Alejandro used four simple tools over the last 15 years to regenerate the ecosystem on his ranch:  

  1. Added fencing to increase the number of pastures
  2. Moves the cattle daily between the pastures
  3. Increased and improve cattle drinking water infrastructure
  4. Allow 12-14 months of rest in each pasture between grazing periods

Las Damas has permanent cross-fencing consisting of a single high tensile strand, and movable polywire electric fencing throughout the ranch. What started as ten pastures across 25,000 grazable acres, has grown to 500 pastures, allowing cattle to graze each pasture once a year.

This allows for adequate rest before the next grazing to improve ideal forage. Depending on the density of vegetation in each pasture, cattle are moved once or twice a day to create short-duration, high-intensity grazing periods. Since drinking water for livestock is the greatest limiting factor on the ranch, Alejandro was very intentional about ensuring water distribution throughout. Round concrete water reservoirs capable of holding 40,000 gallons of water were placed at high elevations on the ranch. Then, smaller 2,500-gallon concrete water troughs were placed at lower elevations on the ranch. These smaller water troughs are gravity-fed from the large water reservoirs above and are shallower to allow cattle to drink. By investing $100 per hectare over 15 years on water and fencing infrastructure, Alejandro has made all the grazable lands on the ranch utilizable to livestock, improving his profitability by 350 percent.

Most ranches in the surrounding area of Las Damas stock one cow for every 125-150 acres. At Las Damas, Alejandro is stocking one cow for every 42 acres. Prior to transitioning to rotational grazing, the ranch averaged 200 head of cattle annually. It has since tripled to 600. By using the four tools, soil water infiltration rates on the ranch have improved from two inches of rain per hour to 18-20 inches per hour.

Besides a salt mineral, there are no supplements or vaccination protocols since all cattle are born and bred on the ranch; it is a closed herd. This removes many biosecurity issues involved when pathogens enter a herd from external sources. There is also evidence that grass-fed cows are more resilient to diseases due to the increased diversity of their gut microbiome, a critical element to health. Cow mortality rates dropped from 10% before the transition to now 1% annually.

Even though cows are being moved daily, the operating costs have decreased while profits have increased. Alejandro says the biggest benefit to the transition has been the improved communication among the three generations of the family ranch. Now, everyone gets excited about the projects and what they’re doing for the landscape. Everyone now has an opinion on how to continue to improve it.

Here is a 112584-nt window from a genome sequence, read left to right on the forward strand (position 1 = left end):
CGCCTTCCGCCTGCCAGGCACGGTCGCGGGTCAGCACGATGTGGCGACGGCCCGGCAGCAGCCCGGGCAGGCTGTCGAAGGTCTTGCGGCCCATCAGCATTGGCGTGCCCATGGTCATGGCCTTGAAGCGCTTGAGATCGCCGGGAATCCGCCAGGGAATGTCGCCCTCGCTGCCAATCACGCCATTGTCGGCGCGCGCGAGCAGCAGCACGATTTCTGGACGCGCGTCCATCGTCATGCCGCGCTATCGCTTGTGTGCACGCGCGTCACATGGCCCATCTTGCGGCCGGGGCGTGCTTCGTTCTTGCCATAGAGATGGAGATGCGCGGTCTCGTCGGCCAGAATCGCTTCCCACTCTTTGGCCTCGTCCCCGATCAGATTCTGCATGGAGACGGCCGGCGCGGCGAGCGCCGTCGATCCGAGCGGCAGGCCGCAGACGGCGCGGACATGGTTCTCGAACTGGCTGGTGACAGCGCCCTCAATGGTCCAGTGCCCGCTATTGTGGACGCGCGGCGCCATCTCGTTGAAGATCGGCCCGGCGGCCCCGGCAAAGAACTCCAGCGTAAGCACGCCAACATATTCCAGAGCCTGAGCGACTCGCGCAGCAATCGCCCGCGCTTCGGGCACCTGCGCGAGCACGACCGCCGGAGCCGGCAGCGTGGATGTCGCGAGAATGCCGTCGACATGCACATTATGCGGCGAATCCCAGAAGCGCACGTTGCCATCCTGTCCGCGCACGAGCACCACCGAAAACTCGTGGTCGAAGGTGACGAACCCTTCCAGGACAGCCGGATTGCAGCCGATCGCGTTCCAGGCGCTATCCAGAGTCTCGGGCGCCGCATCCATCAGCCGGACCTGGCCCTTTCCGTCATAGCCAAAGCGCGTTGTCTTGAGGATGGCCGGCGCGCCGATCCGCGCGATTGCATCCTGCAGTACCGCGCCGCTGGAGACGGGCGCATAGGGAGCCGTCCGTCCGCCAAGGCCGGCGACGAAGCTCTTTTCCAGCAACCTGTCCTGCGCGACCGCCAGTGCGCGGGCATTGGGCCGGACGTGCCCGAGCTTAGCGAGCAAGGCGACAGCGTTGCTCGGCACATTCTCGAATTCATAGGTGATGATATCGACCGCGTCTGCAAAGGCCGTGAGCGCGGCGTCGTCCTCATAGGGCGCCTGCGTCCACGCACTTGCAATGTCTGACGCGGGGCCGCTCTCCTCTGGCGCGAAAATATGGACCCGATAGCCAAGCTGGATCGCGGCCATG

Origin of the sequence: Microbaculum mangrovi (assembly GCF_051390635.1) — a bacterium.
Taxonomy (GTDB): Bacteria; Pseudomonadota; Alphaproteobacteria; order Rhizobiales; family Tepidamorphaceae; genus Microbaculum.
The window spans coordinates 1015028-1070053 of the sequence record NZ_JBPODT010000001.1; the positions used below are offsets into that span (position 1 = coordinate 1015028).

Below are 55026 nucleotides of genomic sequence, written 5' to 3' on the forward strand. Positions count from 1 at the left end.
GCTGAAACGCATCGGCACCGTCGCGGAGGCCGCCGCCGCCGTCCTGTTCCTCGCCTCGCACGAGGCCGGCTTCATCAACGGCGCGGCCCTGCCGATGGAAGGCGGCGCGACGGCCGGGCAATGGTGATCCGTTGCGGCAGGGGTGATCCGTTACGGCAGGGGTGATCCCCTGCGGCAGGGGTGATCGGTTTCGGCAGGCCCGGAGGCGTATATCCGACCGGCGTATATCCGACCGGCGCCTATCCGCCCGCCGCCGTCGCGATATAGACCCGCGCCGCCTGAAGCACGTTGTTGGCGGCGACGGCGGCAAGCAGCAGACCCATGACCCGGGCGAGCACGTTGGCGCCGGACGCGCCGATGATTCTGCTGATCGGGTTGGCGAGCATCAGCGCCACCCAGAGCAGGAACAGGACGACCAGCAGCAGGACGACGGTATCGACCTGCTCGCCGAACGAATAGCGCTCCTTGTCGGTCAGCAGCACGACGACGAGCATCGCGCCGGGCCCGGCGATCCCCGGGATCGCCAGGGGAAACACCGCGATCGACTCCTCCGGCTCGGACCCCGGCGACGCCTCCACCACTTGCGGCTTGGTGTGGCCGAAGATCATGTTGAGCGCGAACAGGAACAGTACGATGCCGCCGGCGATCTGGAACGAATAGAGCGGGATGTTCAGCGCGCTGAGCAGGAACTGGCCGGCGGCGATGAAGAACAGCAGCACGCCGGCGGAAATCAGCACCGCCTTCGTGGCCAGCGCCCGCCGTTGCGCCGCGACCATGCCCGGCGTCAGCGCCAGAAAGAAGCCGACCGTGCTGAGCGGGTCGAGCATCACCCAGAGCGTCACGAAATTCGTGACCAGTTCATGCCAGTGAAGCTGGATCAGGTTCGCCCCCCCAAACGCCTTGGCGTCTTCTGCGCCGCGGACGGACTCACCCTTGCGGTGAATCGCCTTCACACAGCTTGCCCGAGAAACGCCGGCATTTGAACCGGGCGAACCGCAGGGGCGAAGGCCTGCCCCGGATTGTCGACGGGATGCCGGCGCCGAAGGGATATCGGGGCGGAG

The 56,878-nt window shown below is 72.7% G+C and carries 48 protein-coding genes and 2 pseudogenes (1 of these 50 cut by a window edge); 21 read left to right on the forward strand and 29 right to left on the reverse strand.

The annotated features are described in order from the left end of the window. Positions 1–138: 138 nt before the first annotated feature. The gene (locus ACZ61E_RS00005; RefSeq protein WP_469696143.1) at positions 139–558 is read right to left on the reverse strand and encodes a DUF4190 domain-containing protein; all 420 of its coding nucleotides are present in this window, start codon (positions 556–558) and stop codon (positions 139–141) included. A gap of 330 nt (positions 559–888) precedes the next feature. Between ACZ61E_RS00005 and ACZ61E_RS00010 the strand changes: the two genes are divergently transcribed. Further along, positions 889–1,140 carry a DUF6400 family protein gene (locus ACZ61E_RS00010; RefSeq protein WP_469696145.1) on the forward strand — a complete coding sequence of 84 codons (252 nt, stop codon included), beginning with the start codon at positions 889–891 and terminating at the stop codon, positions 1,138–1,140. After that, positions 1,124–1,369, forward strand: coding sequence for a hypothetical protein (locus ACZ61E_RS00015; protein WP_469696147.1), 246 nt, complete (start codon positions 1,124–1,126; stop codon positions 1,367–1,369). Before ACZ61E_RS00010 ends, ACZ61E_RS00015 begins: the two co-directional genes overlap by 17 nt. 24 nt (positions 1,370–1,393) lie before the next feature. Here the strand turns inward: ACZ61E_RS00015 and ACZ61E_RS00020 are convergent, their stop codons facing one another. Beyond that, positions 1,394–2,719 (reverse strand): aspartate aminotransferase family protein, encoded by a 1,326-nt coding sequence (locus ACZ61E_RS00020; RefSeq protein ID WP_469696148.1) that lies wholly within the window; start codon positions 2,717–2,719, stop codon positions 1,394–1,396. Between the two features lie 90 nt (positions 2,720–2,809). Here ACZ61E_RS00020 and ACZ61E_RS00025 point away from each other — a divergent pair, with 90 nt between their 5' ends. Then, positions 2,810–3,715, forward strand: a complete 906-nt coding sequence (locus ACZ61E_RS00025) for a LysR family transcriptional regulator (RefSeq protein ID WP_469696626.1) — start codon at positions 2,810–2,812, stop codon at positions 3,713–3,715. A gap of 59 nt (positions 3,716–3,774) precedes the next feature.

“Going to the ranch and seeing what nature can offer brings joy and peace of mind. That has no price,” says Alejandro.  

While Alejandro recommends using the four tools of improved fencing, daily cattle movement, water infrastructure, and rest, he also recommends observing the land closely. There are no hard-and-fast rules for determining how long to graze a pasture, or when to reintroduce cattle again. There are so many variables at play that one cannot count on prescribed timelines or durations.

Finally, he recommends starting with the lowest-hanging fruit. He suggests starting with pastures that have healthier soil and higher grass density, then gradually moving on to improving less-fertile pastures. That will give the biggest and most immediate return on investment. It can also serve as the proof point needed to continue holistic management practices.

In the face of more ranches being abandoned and a younger generation that is less interested in pursuing agriculture, Alejandro has hope. He is here to win the battle of bridging environmental conservation, agricultural productivity, and economic prosperity. He believes we must be willing to lose sometimes, correct our ways, then try again. Throughout these trials, the goal of improving our ecosystem will remain the same.

For more information on Rancho Las Damas click here. For great resources on properly utilizing fencing, cattle movement, water infrastructure, land rest, and other regenerative tools, visit UnderstandingAg.com.

Learn more from Alejandro during NCAT’s second annual Soil Health Innovations Conference

In this episode of Voices from the Field, Colin Mitchell, a sustainable agriculture specialist with NCAT’s ATTRA sustainable agriculture program, discusses regenerative rangeland management with Travis and Mandy Krause of Parker Creek Ranch in D’hanis, Texas.

Listen to the episode, here.